“Romania and Bulgaria aren’t relevant to any of it; only Bristows kept obsessing over it.”Something to say? It did more than say something. But anyway, what can be expected from an account with such a name? Team UPC’s Thomas Adam (“UPCtracker”) wrote and quoted the patent maximalists, whereupon FFII’s Benjamin Henrion mentioned one of very many aspects that render UPC moot and illegal: “The court was also not asked about other aspects of the UPC, like automated translations.”

There are even worse things than these. The UPC is absolutely crazy! To think that it ever got close to fruition makes one wonder about Europe’s (mal)functioning democracy. UPC is just a wishlist of the litigation industry, patent trolls, and the most aggressive monopolists that aren’t even based in Europe!

Alex Robinson, who calls UPC opponents (like Henrion and us) "idiots" or "trolls", then reared his head to say: “This is very interesting ["interesting" as in "I am angry about it!"] – if I’ve understood that summary correctly, it’s difficult to see how *any* unified patent court system, in any form, could be compatible with the Hungarian Constitution. [] Does the pending Stjerna case in Germany contain similar arguments? Are there similar provisions in the German Basic Law? [] So if UPCA excluded national law as a source of law for UPC proceedings, this could be resolved? That would presumably create its own uncertainties though, eg in determining questions such as entitlement which are not explicitly dealt with by the EPC, by the UPCA or by EU law…”

“The UPC is absolutely crazy! To think that it ever got close to fruition makes one wonder about Europe’s (mal)functioning democracy.”The same sort of complaint/argument could probably be brought up (reused) by Henrion in Belgium and elsewhere. It’s just a matter of budget because costs are prohibitive and we lack financial incentive to take this to courts. Henrion joked: “Or rewrite the UPC to make integrate it with the CJEU. But I bet we will see patent maximalists calling for a change of the HU constitution.”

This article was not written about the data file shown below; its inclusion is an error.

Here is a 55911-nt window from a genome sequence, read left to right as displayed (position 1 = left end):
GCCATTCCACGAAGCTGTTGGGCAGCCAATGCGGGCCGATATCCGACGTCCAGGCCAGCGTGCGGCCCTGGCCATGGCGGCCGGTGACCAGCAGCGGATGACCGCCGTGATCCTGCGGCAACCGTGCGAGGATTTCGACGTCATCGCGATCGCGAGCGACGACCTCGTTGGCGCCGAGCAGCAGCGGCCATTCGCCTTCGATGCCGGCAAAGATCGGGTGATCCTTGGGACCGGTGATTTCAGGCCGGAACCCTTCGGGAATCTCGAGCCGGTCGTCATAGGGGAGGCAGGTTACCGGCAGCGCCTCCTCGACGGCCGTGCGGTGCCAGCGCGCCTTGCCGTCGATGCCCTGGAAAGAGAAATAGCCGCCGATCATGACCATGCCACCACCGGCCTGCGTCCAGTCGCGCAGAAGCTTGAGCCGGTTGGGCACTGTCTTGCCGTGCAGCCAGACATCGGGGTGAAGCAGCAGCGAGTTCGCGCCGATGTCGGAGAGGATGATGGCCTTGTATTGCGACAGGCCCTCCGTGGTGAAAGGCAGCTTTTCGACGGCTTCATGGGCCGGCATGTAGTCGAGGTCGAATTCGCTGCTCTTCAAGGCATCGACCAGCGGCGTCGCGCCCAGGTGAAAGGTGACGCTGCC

He was right. Henrion was absolutely right about that, as the patent maximalists (notably Bristows) did just that. Well, we should definitely use the term “patent maximalists” a lot more, maybe “patent extremists” too (albeit it’s less polite). Robinson finds both terms offensive; he said: “I love this bogus pejorative “patent maximalists” that gets thrown around by certain bloggers [alluding to us]. As far as I can work out, it means “anyone who doesn’t think all patents, on anything, anywhere in the world, are intrinsically a bad thing”.”